Pure fresh beeswax has great tensile strength, but over time the combs are modified in ways that greatly increases it. Referring again to Huber, he described in detail how the bees gather propolis, which is sap and resins from certain trees, and apply it to the surface of the completed combs. Much attention has been paid to the antiseptic properties of propolis and no doubt the colony benefits from that, but it appears that the chief virtue of it is that it can be used to improve the wax.

Propolis requires much less energy to produce, having only to be gathered and applied where needed. They use it as a sort of varnish, not only on the combs but on all the interior surfaces of the hive. Sometimes they build great structures such as entrance reducers, making the opening to the hive much smaller and easier to guard. Many new beekeepers are concerned by the darkening of the fresh white wax, which over time becomes yellowed, brown and finally dark black. This is mainly caused by the propolizing of the combs. Eventually, the combs become very tough and durable, much less prone to breaking than newly built combs.

The field of beekeeping was revolutionized by the invention by Langstroth of a practical bee hive consisting of boxes fitted with moveable frames in which the bees are induced to build their combs. This was quickly followed by two other revolutionary inventions: the centrifugal honey extractor and honeycomb foundation. While tough old combs could have the honey spun out them using the new machine without damage, new combs were tender and often broke apart in the machine.

The solution was the manufacture of honeycomb foundation, sheets of pure beeswax imprinted with cell bases, that could be mounted in the wooden frames and reinforced with wire. Combs built upon this foundation had the added advantage of being less liable to sag over years of use, although they did tend to stretch and buckle eventually. This fact kept inventors working for a century, trying all sorts of so-called improvements including laminating the beeswax on both sides of a sheet of paper. In the 1920s, the bee magazines were abuzz with talk about bee combs made of aluminum. From the journal “The Western Honey Bee,” April 1922:

These combs present a number of advantages which will appeal to any beekeeper. Drones are effectively controlled. Danger from destruction of combs by wax moth is eliminated. Melting down of combs is rendered impossible. These combs will not break or “buckle” in the extractor, and because the baskets can be revolved more vigorously, they can be extracted much more cleanly (Biggs, 1922).

Aluminum combs proved to be a short-lived fad, I couldn’t find any references to them after 1930. But that didn’t stop the inventors, by the 1960s you could purchase foundation that had embedded wires, or laminated with plastic film.

Finally, in 1971 Paul Pierce patented an entire frame and foundation manufactured out of hard plastic. These days the most popular configuration is a traditional wood frame fitted with a hard plastic comb base, which is lightly sprayed with beeswax coating to make it more acceptable to the honey bees. They faithfully build their comb upon this sturdy foundation, making it nearly indestructible and useful for many decades.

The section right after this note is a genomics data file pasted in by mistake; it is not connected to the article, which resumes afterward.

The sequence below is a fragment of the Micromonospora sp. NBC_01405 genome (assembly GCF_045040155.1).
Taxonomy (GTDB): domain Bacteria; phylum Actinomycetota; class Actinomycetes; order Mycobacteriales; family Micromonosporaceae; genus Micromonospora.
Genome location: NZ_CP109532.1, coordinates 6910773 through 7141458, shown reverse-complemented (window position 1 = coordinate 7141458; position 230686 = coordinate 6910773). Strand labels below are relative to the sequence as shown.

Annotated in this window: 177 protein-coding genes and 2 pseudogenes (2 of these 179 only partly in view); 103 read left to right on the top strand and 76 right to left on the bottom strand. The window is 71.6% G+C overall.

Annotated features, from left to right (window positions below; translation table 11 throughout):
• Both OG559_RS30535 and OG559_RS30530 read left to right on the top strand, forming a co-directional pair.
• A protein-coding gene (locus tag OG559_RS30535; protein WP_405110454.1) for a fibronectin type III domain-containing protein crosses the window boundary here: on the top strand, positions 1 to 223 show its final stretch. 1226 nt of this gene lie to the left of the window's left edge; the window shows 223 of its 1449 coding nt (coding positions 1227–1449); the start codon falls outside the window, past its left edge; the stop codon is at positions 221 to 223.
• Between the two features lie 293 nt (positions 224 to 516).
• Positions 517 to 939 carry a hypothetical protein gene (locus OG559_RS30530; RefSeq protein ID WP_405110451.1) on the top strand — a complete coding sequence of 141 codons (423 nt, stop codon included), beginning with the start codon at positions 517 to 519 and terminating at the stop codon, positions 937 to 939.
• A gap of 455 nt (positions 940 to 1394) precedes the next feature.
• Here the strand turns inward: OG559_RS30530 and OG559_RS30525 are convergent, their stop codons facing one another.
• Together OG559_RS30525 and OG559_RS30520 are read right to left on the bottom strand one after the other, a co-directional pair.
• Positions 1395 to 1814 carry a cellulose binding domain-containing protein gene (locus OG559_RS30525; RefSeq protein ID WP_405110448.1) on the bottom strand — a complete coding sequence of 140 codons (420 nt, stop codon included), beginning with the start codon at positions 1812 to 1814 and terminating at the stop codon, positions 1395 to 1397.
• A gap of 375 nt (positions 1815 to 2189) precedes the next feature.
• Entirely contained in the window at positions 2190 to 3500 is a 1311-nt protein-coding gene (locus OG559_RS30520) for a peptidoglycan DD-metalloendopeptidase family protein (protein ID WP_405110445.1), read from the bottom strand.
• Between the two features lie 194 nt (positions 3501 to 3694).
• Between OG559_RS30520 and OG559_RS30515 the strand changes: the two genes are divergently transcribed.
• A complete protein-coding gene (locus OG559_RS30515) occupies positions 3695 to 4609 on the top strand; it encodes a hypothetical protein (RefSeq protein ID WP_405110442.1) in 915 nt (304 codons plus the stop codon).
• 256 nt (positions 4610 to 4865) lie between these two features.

Parting Words

I would like to conclude with the words of Anna Comstock – who in 1908 became the first female assistant professor at Cornell University – from her “Handbook of Nature-study:”

Some have tried to detract from bee skill, by stating that the six-sided cell is simply the result of crowding cells together. Perhaps this was the remote origin of the hexagonal cell but if we watch a bee build her comb, we find that she begins with a base laid out in triangular pyramids, on either side of which she builds out six-sided cells. A cell just begun, is as distinctly six-sided as when completed (Comstock, 1918).

Works Cited

Bauer, D., & Bienefeld, K. 2013 Hexagonal comb cells of honeybees are not produced via a liquid equilibrium process. Naturwissenschaften, 100(1), 45-49.

Biggs, F.W. 1922 The Value of Aluminum Combs. The Bee-keepers’ Review, Volume 35.

Browne, Thomas. 1736 The garden of Cyrus. London.

Comstock, A.B. 1918 Handbook of nature-study for teachers and parents: Based on the Cornell nature-study leaflets, with much additional material and many new illustrations. Comstock Publishing Company.

Davis, S. 2004 Darwin, Tegetmeier and the bees. Studies in History and Philosophy of Biological and Biomedical Sciences, 35(1), 65-92.

Gaulmin, G., & Harris, J. 1818 The Fables of Pilpay. Baldwin Cradock, and Joy,. London.

Huber, F. 1821 New observations on the natural history of bees. W. & C. Tait, and Longman, Hurst, Rees, Orme, and Brown, London.

Kirby. 1836 On Wasps and Bees. The Saturday Magazine. Volumes 9-10 – Page 238.

ELI5: How do honeycombs and beeswax form nearly perfect hexagons?

The hexagon is a very spatially efficient shape which uses less material. Try this experiment: wash your hands with soap, and spread the lather out on a flat surface. The bubbles will spontaneously acquire hexagon-like shapes and arrange themselves neatly. You see the same patterns in basalt columns and mudcracks because it fills the space using little energy.